ningerbil (ningerbil) wrote in 50bookchallenge,

Books 30-33

30. The Vanishing of Katharina Linden, by Helen Grant. "My life might have been so different, had I not been known as the girl whose grandmother exploded." That's the opening line in this book - this has got to be one of the best opening lines ever. The heroine Pia becomes a bit of a pariah in her small town, with only the other most unpopular child at her school left to serve as her sole remaining friend. Indeed, it it weren't for the fantastic stories of the elderly Herr Schiller, life would have been bleak and boring for Pia. But then, young girls start disappearing, starting with Katharina, who vanishes during the town's Karneval parade. Pia and Stefan take it on themselves to investigate the disappearances, which they believe might be supernatural in nature. This story neatly blends local lore into real-life day-to-day small town issues. I actually got the solution as to what/who made the girls disappear early on (curious if anyone else got it as quickly as I did) but the story was still very enjoyable. The story is bittersweet; as well as the larger, more shocking horror of the disappearances, Pia faces an increasingly tense household, as her parents' differences come out more and more through the story.

31. The Particular Sadness of Lemon Cake, by Aimee Bender. A coming-of-age story with a bit of a twist: Rose has an unsettling talent that presents itself shortly before her ninth birthday. She finds out that she can taste the emotions - the true emotions - of people in whatever food they've prepared. She finds out after eating a slice of her mother's lemon cake. Her mother, whom Rose had always viewed as happy, outgoing and talented mother is depressed and full of despair. Eating becomes a unique quandry for Rose, but she learns to fine-tune her talents and soon can detect where each ingredient came from. But she also must learn to deal with the deep-buried secrets in her family, which come out with each bit she eats in the house. A very interesting story, well told with a lot of warmth and feeling.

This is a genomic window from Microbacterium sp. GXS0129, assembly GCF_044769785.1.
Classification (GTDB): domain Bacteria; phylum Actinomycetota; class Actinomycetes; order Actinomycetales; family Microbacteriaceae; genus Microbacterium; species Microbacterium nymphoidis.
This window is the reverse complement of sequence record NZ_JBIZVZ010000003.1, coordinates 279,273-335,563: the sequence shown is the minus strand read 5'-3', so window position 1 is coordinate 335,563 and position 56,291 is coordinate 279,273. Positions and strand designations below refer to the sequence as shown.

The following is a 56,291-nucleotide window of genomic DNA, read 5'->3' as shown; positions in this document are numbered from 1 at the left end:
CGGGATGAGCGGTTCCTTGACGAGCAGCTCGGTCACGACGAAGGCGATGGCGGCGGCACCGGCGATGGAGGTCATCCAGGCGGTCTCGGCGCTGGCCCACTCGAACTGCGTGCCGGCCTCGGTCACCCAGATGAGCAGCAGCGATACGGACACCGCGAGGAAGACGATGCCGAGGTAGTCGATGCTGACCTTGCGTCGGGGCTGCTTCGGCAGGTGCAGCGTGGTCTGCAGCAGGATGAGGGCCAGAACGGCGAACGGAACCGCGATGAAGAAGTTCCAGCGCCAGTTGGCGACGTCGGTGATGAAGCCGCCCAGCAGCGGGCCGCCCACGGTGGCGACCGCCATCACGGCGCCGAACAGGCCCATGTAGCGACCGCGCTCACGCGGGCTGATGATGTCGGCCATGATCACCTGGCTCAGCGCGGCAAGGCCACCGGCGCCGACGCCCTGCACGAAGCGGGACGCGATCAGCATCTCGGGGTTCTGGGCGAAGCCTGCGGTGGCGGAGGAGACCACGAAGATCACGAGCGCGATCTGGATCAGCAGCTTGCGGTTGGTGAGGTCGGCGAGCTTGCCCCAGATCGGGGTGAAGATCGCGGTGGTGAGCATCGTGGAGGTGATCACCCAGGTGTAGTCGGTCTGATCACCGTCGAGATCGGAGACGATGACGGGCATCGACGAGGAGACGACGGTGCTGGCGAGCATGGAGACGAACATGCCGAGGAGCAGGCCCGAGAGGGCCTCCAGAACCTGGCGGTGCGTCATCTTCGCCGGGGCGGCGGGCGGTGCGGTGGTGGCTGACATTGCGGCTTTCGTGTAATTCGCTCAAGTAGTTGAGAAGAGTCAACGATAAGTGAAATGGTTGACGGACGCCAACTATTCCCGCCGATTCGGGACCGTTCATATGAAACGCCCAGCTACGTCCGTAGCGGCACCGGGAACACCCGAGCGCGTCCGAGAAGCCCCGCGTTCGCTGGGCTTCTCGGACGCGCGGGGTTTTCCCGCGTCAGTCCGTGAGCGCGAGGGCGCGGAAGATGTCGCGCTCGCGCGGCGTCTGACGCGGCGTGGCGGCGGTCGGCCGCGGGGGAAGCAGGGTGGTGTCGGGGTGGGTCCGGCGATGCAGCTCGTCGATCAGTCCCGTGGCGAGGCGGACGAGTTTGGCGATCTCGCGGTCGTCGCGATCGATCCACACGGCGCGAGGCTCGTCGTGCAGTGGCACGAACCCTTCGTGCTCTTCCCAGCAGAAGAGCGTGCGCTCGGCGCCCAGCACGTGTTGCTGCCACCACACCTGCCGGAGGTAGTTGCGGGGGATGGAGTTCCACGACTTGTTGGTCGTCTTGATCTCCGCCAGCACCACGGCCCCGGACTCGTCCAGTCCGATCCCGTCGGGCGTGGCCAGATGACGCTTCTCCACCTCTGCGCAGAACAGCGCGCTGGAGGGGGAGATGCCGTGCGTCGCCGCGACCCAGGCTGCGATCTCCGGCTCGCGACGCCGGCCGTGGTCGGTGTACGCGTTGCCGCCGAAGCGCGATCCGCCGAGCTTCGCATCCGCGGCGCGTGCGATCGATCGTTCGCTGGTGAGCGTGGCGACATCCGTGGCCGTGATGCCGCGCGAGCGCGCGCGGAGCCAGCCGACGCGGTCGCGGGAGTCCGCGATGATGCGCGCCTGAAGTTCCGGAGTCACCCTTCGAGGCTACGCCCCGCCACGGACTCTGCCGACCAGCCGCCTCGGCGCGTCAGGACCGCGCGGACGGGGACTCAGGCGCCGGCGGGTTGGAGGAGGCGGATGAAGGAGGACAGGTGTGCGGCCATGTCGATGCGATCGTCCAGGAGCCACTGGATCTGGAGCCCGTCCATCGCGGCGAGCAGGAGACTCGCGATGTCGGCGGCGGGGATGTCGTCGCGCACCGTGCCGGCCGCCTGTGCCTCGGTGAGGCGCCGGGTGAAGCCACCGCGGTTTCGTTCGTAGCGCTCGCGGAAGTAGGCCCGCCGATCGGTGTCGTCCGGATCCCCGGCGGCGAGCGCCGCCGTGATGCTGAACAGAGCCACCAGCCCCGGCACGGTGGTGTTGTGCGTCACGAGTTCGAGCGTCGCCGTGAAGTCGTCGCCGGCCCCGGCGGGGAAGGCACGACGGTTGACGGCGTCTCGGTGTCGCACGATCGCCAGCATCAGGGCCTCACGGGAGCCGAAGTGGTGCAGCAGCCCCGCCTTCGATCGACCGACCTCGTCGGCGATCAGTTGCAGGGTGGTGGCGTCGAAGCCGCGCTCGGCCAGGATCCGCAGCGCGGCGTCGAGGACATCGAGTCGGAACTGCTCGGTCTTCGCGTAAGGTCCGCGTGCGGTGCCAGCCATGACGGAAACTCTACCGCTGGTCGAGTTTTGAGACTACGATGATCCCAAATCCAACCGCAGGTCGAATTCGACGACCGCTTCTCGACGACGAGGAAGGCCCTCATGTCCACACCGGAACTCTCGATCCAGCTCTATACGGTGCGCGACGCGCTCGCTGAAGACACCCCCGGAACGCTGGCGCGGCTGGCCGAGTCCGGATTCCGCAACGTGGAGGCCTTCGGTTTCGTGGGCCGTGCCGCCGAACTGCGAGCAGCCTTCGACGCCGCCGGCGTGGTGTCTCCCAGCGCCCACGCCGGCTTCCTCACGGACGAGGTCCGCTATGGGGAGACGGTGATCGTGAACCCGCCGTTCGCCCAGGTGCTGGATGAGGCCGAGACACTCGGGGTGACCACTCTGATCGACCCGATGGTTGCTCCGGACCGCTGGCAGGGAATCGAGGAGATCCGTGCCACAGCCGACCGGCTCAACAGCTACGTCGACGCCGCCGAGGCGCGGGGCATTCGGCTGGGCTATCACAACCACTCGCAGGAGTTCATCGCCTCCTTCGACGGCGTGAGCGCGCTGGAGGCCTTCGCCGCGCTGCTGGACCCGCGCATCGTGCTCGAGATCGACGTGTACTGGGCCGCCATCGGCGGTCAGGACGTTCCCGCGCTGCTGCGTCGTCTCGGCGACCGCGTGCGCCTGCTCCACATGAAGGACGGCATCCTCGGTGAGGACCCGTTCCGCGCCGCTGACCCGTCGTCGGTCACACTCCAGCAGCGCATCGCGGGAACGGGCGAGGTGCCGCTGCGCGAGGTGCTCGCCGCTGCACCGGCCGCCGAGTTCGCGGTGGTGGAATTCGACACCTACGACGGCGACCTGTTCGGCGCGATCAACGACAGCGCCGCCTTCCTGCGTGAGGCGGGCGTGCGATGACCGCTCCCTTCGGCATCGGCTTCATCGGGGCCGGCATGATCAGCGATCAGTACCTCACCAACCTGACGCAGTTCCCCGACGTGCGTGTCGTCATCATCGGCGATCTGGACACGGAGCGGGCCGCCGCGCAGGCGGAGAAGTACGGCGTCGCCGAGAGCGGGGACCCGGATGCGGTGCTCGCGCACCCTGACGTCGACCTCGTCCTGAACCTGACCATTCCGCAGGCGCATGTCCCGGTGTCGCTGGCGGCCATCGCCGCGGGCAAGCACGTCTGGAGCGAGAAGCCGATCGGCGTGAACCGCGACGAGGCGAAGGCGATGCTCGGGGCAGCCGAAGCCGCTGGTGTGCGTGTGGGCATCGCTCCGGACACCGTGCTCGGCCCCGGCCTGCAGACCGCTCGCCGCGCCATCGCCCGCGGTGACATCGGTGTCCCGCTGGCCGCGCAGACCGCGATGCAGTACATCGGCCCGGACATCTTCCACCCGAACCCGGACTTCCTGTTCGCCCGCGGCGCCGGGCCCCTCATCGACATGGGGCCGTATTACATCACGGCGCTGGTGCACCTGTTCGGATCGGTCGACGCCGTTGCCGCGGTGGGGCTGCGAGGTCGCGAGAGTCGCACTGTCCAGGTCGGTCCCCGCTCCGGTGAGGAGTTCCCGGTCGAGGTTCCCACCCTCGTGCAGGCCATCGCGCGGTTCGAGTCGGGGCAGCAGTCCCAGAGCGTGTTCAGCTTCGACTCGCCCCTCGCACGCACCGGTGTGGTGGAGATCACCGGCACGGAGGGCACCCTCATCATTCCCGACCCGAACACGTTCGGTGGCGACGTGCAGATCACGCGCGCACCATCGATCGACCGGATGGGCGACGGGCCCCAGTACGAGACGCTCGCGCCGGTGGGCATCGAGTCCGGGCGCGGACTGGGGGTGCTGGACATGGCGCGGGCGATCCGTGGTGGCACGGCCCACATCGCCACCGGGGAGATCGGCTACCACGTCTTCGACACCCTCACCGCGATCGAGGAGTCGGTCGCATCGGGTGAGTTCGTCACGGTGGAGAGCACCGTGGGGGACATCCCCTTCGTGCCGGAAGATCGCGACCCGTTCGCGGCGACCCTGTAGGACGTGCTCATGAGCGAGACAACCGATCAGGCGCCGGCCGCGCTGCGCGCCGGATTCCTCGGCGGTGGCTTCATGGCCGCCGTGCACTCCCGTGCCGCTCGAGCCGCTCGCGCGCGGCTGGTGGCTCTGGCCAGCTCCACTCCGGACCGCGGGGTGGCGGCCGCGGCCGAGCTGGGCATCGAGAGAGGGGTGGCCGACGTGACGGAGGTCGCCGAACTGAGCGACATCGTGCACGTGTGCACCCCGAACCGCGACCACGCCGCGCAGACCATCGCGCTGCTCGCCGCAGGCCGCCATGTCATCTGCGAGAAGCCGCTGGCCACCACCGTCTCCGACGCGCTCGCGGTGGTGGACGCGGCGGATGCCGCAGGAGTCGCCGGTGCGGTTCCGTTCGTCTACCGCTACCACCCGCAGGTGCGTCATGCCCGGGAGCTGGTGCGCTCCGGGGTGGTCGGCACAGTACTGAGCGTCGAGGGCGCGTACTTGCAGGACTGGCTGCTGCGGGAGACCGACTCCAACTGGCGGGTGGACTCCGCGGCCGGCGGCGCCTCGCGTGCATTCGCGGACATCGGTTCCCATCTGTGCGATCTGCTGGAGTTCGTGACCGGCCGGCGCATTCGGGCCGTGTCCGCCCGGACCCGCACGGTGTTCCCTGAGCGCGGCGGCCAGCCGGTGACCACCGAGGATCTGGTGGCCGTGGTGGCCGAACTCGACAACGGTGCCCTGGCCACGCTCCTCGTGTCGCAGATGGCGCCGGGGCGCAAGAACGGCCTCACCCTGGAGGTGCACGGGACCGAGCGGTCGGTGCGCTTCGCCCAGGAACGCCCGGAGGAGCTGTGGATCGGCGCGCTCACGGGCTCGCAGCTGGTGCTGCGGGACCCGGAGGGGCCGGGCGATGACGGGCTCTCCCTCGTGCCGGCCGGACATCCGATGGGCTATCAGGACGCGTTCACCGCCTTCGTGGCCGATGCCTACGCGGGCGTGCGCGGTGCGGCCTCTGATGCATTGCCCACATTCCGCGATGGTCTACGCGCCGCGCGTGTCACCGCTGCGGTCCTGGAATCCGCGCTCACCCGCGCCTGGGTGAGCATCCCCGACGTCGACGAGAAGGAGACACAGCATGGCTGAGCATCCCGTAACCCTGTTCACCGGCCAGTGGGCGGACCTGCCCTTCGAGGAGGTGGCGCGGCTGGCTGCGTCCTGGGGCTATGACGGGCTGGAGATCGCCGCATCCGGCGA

32. Girl in Translation, by Jean Kwok. Kimberly Chang and her mother immigrated to the United States from Hong Kong. Once here, Kim must learn to navigate life at school and at the factory, where she and her mother work for her Aunt Paula (a real piece of work), who helped them get to America. After reading the author's brief bio, I wonder how much of the story is autobiographical. Regardless, this was an engaging story, with some unexpected twists (OK, a part of me would have really liked to have seen Aunt Paula get more of a comeuppance but...)

33. Social Media for Business, by Susan Sweeney and Randall Craig. A very handy guide overall to the various types of social media outlets out there. The book concentrates on the largest ones, such as Facebook, Twitter, Myspace and YouTube, but also goes over several lesser-known social media sites. It goes over the advantages and disadvantages of each, and how to best utilize them. Also, at the end of each chapter, there is a list of books and websites which offer more information on the social media site in question. This is well laid out and organized, with occasional pull-out boxes with additional tips or "Watch Out" moments. It also outlines early how social media can be useful- and when, perhaps, it won't help. The authors stress having a social media plan and goals in place before delving in for the best result.

Currently reading: The Reapers are the Angels, by Alden Bell.
Tags: non-fiction, young adult

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